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20 per cent of students consider themselves to have a mental health problem

Tuesday 21 May 2013 Disabled Students

In research conducted this month, NUS has found that of 1,200 higher education students surveyed, 20 per cent consider themselves to have a mental health problem, while 13 per cent have suicidal thoughts.

92 per cent of respondents identified as having had feeling of mental distress, which often includes feeling down, stressed and demotivated. On average, respondents who experience feelings of mental distress experience them once a month or more (74 per cent), and almost one third suffered mental distress every week.

The main causes of this were found to be course work for 65 per cent of respondents, exams and study were a cause for over half (54 per cent), with almost as many citing financial difficulty (47 per cent).

NUS Disabled Students' Officer, Hannah Paterson said:

“These stats are confirming what I have been hearing on campuses for some time. My primary concern is the fact that over a quarter of those surveyed did not tell anyone about their problems with a mere one in ten using care provided by their institution.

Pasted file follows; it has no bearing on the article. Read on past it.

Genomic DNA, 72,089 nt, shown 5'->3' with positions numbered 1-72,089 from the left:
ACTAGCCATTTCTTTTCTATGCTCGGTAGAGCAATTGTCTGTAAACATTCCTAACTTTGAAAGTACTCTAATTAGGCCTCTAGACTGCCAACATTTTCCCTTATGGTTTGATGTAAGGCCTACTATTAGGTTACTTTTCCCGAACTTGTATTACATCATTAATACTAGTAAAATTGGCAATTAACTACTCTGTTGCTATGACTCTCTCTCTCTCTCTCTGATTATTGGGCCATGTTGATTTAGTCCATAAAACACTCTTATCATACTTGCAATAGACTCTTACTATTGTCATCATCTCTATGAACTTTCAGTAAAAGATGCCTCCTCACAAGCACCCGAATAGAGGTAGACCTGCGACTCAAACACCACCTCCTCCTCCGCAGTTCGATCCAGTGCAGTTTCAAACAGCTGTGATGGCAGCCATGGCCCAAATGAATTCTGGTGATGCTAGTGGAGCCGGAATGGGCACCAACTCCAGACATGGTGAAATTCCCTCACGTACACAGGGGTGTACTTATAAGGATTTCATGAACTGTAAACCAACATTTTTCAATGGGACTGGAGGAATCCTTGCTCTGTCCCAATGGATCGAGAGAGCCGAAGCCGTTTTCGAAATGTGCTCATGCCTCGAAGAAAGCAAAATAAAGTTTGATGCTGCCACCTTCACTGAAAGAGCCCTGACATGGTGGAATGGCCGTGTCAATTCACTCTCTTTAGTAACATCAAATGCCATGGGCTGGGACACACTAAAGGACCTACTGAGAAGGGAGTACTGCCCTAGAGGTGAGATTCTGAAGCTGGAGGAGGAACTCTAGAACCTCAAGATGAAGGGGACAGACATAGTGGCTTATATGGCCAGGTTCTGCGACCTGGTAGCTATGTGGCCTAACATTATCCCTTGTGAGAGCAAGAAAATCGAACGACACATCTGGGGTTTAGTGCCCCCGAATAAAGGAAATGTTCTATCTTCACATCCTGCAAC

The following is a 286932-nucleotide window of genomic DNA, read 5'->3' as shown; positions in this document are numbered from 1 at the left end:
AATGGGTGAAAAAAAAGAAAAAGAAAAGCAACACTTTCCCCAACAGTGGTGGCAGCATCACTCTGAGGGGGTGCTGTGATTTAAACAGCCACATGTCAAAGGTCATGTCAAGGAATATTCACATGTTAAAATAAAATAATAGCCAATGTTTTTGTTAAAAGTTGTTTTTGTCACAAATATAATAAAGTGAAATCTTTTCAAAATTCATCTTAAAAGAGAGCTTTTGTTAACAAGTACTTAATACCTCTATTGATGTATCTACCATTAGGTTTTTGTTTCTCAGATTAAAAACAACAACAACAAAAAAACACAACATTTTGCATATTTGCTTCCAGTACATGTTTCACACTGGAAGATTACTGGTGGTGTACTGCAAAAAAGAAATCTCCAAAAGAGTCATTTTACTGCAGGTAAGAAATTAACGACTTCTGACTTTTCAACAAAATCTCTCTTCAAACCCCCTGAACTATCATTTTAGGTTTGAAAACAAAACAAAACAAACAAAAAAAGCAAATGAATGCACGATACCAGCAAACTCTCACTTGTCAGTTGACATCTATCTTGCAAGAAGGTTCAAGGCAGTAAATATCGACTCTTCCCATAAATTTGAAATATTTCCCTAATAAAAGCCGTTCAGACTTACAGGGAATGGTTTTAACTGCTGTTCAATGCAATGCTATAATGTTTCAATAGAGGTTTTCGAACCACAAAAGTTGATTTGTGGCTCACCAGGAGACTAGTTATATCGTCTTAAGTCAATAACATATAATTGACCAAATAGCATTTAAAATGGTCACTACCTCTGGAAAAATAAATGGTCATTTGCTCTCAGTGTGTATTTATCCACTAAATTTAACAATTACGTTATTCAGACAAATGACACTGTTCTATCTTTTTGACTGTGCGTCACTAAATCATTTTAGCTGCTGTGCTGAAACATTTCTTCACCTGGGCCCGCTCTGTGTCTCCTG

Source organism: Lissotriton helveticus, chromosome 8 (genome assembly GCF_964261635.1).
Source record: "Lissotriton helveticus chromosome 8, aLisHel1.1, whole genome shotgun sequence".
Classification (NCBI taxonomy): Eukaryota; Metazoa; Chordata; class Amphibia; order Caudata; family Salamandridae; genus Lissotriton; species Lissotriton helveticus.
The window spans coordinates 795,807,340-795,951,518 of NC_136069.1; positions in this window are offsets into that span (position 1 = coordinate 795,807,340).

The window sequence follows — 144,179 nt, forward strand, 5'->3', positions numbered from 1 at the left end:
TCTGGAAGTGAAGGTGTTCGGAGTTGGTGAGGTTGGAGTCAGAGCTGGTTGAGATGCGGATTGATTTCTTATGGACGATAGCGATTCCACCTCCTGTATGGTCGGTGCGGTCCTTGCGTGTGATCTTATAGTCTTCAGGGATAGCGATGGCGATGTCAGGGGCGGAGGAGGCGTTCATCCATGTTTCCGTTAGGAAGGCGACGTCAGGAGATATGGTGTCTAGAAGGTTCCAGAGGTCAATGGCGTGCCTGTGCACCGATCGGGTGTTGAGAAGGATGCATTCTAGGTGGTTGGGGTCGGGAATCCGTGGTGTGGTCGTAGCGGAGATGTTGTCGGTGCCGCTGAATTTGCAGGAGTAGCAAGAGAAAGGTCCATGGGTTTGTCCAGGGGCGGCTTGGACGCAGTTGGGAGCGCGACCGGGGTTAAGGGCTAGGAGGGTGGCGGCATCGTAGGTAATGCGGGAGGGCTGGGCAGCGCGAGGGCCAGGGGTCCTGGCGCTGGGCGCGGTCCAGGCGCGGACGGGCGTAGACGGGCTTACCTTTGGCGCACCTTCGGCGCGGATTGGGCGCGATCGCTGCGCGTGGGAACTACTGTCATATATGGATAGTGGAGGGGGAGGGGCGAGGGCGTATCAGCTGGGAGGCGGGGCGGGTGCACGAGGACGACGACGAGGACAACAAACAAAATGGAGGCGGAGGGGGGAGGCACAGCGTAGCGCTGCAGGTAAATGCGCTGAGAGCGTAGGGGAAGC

"We are currently meeting with mental health organisations in a bid to bring all stakeholders together to examine the standard of mental health care in UK universities and hope to make an announcement in the coming weeks on the shape this will take.”

Liz Felton, Chief Executive of Together UK said:

“It is clear from the research that mental health is something that needs to be addressed on UK campuses. We hope to be involved in the process with NUS, by making a standard of care for mental health a priority in UK education.”

Paul Farmer, Chief Executive of Mind, said:

"This new research demonstrates the scale of mental health problems among students. We are particularly concerned that more than 1 in 10 students surveyed had experienced suicidal thoughts during the time they’ve spent at their current place of study. Despite the high prevalence of mental health problems and stress among students, many people are not seeking help, perhaps because of the stigma that can surround mental health problems.

"Higher education institutions need to ensure not just that services are in place to support mental wellbeing, but that they proactively create a culture of openness where students feel able to talk about their mental health and are aware of the support that’s available. Opening up to friends and family can help those feeling stressed or anxious, but anyone experiencing suicidal thoughts or consistently feeling down may have an enduring mental health problem, so it’s best they visit their GP. Nobody should suffer alone."

Download the research findings here.